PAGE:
Off the Grid: William Wurster's Steep Ravine Cabins

By Carl Baker

Last week we were lucky enough to spend a night at Steep Ravine cabins, the humble yet perfectly sited shelters designed by William Wurster in the 1940s just above Stinson Beach in Marin. 

Since the Park Service took ownership of them in the 70's, the cabins have hosted a nearly continuous stream of 'campers' who prize the perfectly framed views that can be enjoyed inside while keeping warm by the wood stove, and the proximity to a rugged beach during their stay when drawn outside to explore.

Sharing the cabin next to ours at Steep Ravine were Abbey and Steve: a late 60's couple whose tradition is as quintessential Bay Area as the cabins themselves.  For 30 years, the couple has taken an hour to drive from San Francisco to the cabins to settle in for a week with no electricity or running water; relying on wine, food, games, books, and a good pair of hiking shoes for entertainment.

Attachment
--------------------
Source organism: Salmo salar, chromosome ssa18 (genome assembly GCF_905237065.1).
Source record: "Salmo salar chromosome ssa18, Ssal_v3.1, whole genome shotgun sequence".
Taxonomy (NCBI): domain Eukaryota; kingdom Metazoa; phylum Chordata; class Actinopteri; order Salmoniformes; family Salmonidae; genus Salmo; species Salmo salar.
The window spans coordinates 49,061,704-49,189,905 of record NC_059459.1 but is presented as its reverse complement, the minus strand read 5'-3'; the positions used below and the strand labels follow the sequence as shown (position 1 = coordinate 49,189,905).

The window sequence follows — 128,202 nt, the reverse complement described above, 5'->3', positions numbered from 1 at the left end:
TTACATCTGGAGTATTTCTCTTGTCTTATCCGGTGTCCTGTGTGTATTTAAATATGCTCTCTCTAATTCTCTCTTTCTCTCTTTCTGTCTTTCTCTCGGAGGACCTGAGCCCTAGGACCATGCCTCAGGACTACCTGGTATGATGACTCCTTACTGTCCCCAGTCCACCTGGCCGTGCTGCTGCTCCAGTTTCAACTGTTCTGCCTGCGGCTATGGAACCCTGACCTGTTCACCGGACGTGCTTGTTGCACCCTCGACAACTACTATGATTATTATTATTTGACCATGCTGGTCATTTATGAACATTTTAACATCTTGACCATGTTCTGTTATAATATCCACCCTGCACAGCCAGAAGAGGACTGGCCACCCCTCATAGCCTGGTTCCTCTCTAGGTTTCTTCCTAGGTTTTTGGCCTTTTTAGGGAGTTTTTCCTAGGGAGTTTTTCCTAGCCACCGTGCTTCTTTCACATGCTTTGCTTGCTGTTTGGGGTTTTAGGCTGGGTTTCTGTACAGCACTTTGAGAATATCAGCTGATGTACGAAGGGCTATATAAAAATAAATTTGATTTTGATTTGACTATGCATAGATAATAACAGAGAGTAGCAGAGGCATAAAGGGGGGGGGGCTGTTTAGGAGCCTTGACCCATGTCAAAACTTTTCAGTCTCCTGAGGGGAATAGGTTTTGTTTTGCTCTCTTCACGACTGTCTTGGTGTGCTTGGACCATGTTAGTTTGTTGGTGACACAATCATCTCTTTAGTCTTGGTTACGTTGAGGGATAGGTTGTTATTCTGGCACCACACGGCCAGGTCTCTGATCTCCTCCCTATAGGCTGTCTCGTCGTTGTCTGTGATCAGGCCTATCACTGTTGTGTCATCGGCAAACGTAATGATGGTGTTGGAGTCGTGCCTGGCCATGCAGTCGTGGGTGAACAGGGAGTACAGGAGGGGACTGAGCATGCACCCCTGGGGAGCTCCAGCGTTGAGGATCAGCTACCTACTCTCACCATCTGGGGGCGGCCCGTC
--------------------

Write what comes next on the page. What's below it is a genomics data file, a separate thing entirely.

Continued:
This tradition was shared by Dorothea Lange, who leased a cabin with her second husband Paul Taylor starting in the late 1950s.  She spent many weeks a year at Steep Ravine with her family, and extensively photographed the cabins and landscape.


Dorothea Lange taking photos on the beach just below the Cabins.

The remote, off-the-grid experience of the cabins belies the competition and challenge in booking them, as they are booked out 6 months ahead of time and sell out in a matter of minutes.  It's another traditional Bay Area experience- you've got to earn all that perfect relaxation.

Photo by Dorothea Lange of a Steep Ravine cabin.